Yeltsin is supposed to arrive after the three-day head-banging session finishes for a brief session with his Western counterparts about how Russia is getting on with its economic reforms.
The trouble is, some say, that if Mr Yeltsin - a consummate strategist - arrives before time, he will grab the limelight and the summiteers' other deliberations on the world economy and the developing world will be ignored.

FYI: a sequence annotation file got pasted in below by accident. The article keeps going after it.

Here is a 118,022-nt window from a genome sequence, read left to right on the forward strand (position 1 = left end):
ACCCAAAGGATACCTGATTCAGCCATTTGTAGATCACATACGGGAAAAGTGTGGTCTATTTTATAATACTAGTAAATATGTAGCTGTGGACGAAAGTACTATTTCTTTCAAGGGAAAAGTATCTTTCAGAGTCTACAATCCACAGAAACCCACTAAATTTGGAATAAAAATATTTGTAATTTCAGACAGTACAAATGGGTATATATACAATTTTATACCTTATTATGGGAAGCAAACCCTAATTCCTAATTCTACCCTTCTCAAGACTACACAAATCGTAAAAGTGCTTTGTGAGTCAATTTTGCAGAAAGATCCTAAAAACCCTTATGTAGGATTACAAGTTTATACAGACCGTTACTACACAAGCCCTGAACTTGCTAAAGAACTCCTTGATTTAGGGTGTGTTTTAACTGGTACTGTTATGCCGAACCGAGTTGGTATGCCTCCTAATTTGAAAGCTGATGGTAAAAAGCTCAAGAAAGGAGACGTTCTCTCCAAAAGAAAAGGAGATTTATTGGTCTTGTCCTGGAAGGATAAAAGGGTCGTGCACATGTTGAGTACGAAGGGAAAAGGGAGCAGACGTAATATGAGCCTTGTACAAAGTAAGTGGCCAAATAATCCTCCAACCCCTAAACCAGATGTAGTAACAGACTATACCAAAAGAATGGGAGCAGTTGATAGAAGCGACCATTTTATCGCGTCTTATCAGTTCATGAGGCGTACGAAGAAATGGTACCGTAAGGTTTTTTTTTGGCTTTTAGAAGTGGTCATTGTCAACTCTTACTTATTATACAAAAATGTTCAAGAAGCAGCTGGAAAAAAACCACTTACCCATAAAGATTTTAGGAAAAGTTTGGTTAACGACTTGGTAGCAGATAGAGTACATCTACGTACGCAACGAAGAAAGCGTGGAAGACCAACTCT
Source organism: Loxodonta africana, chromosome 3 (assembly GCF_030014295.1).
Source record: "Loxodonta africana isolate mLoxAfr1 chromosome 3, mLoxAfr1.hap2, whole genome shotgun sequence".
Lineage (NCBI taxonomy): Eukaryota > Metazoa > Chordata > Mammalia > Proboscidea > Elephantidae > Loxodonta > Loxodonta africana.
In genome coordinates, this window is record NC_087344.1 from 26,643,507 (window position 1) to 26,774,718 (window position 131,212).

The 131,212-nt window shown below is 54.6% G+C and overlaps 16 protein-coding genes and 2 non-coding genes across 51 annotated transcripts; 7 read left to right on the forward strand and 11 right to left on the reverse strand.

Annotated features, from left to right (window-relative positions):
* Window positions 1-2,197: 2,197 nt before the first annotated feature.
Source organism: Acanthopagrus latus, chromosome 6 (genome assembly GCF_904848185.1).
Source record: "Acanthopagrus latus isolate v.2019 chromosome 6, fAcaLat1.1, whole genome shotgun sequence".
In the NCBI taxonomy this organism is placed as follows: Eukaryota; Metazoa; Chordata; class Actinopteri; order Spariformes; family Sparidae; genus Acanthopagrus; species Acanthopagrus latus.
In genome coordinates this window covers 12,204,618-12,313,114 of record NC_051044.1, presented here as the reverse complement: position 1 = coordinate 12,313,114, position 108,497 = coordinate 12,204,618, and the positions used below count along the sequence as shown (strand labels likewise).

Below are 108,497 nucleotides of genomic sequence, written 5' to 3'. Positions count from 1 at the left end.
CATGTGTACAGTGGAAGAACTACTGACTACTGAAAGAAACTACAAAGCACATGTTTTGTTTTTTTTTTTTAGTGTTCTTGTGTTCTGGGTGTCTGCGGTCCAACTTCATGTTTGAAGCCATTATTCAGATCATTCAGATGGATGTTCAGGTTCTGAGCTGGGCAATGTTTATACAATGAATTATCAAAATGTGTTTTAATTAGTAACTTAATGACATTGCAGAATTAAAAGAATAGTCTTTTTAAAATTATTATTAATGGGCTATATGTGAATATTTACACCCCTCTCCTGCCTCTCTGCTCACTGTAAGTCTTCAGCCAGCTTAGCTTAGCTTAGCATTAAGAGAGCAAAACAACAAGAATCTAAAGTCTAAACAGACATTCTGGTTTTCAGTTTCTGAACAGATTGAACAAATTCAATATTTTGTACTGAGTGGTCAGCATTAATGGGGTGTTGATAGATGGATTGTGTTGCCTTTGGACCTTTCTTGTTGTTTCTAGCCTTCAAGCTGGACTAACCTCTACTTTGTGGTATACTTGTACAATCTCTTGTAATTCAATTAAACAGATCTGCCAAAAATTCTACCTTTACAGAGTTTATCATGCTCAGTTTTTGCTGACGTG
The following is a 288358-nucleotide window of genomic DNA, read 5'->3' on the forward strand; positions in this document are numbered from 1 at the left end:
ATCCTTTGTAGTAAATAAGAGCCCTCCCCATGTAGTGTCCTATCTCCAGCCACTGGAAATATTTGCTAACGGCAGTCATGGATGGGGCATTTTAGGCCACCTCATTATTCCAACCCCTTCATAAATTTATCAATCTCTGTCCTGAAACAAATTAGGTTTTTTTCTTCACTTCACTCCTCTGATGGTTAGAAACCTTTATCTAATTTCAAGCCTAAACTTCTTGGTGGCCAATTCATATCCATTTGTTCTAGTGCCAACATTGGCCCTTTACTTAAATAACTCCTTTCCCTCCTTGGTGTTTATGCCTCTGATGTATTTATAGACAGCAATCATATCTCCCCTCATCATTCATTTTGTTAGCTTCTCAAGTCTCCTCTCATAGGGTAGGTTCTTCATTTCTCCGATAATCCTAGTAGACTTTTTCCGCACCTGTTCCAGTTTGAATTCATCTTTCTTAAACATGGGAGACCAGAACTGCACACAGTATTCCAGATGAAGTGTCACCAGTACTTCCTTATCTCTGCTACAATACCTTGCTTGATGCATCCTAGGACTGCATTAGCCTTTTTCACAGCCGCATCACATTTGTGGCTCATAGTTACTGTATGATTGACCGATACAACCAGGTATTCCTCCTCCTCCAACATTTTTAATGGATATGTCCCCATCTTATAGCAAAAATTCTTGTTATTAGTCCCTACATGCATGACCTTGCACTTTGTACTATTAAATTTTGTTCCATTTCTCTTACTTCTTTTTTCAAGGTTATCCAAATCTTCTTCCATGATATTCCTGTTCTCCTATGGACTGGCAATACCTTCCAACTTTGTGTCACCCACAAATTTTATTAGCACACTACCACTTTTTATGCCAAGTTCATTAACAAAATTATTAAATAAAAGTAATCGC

These fears, however, are probably unfounded. The Russian president, who has stepped up his campaign for Western aid, is famous for suddenly disappearing when key appointments loom (a sudden illness or a pressing need to visit the Black Sea coast). A surprising appearance would be a new departure.